25 January 2006
To Boldly Go Where No Rock Lobster Has Gone Before
by Kate Melville
Australian scientists claim they have found another use for crayfish (rock lobster) besides a seafood salad. Rather than a tasty treat, Professor David Macmillan of the University of Melbourne argues that these crustaceans could provide new models for robots destined for NASA space missions.
While the good Professor acknowledges that crayfish (Cherax destructor) are not known for their large brains, his research, published in the current issue of the Journal of Experimental Biology, found that crayfish have extremely well designed detectors for mapping out their environment. "We're trying to find out how crustaceans work out what their world is like," says Macmillan.
Rather than just aimlessly wandering about and avoiding predators by sheer chance, crayfish use an acute sense of touch that provides a detailed mental image of their surroundings, says Macmillan. "People have made lots of assumptions that they're not that smart and they don't know what's going on out there but increasingly [we're] finding that they actually put together some pretty sophisticated pictures," he said.
Anyone who has reeled out of bed in the middle of the night, groping the walls in search of the bathroom, can probably relate to the way that crayfish use their antennae to navigate the murky depths. They also use chemosensory receptors all over their bodies that allow them to detect chemicals in the water and identify food, mates or predators. These are the sorts of capabilities that initially intrigued NASA scientists, who have applied Macmillan's earlier work on crayfish toward developing tiny space exploration robots.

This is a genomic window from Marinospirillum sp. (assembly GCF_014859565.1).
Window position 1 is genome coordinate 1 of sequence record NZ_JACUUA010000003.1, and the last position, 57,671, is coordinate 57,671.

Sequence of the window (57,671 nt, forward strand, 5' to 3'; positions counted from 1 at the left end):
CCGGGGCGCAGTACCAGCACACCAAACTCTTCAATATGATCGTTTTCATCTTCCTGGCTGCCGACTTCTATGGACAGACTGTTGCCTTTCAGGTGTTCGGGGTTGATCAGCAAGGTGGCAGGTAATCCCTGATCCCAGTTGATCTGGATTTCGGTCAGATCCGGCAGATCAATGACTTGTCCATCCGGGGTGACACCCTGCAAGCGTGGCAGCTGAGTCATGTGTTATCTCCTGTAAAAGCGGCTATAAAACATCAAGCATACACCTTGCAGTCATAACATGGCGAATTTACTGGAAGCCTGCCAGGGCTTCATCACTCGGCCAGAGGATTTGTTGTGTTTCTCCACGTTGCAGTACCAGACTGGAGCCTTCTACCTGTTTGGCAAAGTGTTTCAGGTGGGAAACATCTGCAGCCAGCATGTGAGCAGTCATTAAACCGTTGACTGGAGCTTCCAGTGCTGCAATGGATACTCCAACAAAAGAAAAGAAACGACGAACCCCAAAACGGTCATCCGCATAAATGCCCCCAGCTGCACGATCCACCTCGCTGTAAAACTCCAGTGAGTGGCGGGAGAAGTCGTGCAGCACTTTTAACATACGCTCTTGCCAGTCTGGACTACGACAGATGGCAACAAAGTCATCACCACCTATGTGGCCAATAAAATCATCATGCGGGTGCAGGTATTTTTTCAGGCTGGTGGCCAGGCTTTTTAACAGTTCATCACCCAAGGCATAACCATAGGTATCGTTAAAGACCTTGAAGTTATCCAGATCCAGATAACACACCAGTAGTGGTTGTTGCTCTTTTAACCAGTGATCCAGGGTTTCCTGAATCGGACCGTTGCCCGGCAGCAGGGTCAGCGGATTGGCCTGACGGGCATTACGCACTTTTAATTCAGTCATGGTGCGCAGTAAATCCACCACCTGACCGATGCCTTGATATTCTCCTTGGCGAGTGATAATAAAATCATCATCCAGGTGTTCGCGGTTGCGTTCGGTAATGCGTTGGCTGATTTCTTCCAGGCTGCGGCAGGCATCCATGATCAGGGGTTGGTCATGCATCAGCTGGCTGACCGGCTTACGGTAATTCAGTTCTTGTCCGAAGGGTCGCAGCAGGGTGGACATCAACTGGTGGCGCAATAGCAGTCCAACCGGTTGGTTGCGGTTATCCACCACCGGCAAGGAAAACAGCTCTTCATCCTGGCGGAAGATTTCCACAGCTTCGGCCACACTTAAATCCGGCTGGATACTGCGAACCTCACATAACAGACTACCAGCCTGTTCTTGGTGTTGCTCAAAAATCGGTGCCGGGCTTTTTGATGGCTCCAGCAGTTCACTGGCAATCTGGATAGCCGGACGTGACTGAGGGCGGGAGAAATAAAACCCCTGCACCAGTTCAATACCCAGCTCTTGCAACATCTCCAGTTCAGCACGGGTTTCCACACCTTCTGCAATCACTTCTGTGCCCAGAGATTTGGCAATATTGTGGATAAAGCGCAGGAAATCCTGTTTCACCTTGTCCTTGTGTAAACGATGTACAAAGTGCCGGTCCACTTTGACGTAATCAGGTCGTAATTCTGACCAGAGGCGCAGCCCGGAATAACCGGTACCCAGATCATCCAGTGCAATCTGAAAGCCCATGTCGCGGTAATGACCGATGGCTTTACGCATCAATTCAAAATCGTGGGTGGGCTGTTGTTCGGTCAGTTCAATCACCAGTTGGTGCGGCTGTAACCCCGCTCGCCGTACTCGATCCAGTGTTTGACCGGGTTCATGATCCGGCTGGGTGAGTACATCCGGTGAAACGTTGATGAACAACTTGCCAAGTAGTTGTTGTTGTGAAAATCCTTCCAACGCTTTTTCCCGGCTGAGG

To determine just how sensitive crayfish sensors really are, Macmillan and his team placed the crayfish into pens containing different types of surfaces and structures. The crayfish distinguished between materials such as bubble wrap and sandpaper, Macmillan explained: "What we're seeing is that they change their behavior according to the texture of surfaces."
Macmillan's research significantly contributes to the field of biomimetics, where designs found in nature are used in robotics and other technologies. He has met with NASA scientists who believe that the humble crustacean could offer new insights into how to design autonomous exploration robots and Macmillan is excited by the possibilities, saying that further research may yield even more tantalizing possibilities. "We now think we've got evidence that they can do very sophisticated analyses on a space before they even get into it, they can detect vibrations and they can remember what they've experienced before," he explained.
Source: Journal of Experimental Biology